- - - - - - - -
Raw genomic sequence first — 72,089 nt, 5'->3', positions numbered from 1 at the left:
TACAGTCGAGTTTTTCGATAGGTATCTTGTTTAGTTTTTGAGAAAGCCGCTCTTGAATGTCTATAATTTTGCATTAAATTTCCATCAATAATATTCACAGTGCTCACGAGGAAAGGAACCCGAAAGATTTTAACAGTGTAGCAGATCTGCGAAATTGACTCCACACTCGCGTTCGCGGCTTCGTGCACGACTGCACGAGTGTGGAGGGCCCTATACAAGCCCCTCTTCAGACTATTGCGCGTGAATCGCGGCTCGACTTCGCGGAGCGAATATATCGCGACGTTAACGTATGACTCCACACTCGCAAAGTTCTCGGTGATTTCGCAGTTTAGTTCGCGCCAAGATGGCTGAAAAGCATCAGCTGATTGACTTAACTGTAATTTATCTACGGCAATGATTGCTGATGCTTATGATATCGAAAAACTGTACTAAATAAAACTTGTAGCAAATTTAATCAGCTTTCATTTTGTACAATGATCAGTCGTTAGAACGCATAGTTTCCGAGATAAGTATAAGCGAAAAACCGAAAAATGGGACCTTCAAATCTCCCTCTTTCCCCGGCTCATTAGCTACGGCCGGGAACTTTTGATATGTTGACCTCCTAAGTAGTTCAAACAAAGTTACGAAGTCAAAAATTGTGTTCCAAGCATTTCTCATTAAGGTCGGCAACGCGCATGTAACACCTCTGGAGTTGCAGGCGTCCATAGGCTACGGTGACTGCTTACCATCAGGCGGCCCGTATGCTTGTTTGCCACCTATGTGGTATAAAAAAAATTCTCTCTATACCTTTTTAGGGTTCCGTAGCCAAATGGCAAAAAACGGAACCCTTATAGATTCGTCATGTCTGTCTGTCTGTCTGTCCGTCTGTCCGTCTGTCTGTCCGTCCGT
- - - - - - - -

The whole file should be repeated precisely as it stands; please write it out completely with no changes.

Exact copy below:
Raw genomic sequence first — 72,089 nt, 5'->3', positions numbered from 1 at the left:
TACAGTCGAGTTTTTCGATAGGTATCTTGTTTAGTTTTTGAGAAAGCCGCTCTTGAATGTCTATAATTTTGCATTAAATTTCCATCAATAATATTCACAGTGCTCACGAGGAAAGGAACCCGAAAGATTTTAACAGTGTAGCAGATCTGCGAAATTGACTCCACACTCGCGTTCGCGGCTTCGTGCACGACTGCACGAGTGTGGAGGGCCCTATACAAGCCCCTCTTCAGACTATTGCGCGTGAATCGCGGCTCGACTTCGCGGAGCGAATATATCGCGACGTTAACGTATGACTCCACACTCGCAAAGTTCTCGGTGATTTCGCAGTTTAGTTCGCGCCAAGATGGCTGAAAAGCATCAGCTGATTGACTTAACTGTAATTTATCTACGGCAATGATTGCTGATGCTTATGATATCGAAAAACTGTACTAAATAAAACTTGTAGCAAATTTAATCAGCTTTCATTTTGTACAATGATCAGTCGTTAGAACGCATAGTTTCCGAGATAAGTATAAGCGAAAAACCGAAAAATGGGACCTTCAAATCTCCCTCTTTCCCCGGCTCATTAGCTACGGCCGGGAACTTTTGATATGTTGACCTCCTAAGTAGTTCAAACAAAGTTACGAAGTCAAAAATTGTGTTCCAAGCATTTCTCATTAAGGTCGGCAACGCGCATGTAACACCTCTGGAGTTGCAGGCGTCCATAGGCTACGGTGACTGCTTACCATCAGGCGGCCCGTATGCTTGTTTGCCACCTATGTGGTATAAAAAAAATTCTCTCTATACCTTTTTAGGGTTCCGTAGCCAAATGGCAAAAAACGGAACCCTTATAGATTCGTCATGTCTGTCTGTCTGTCTGTCCGTCTGTCCGTCTGTCTGTCCGTCCGT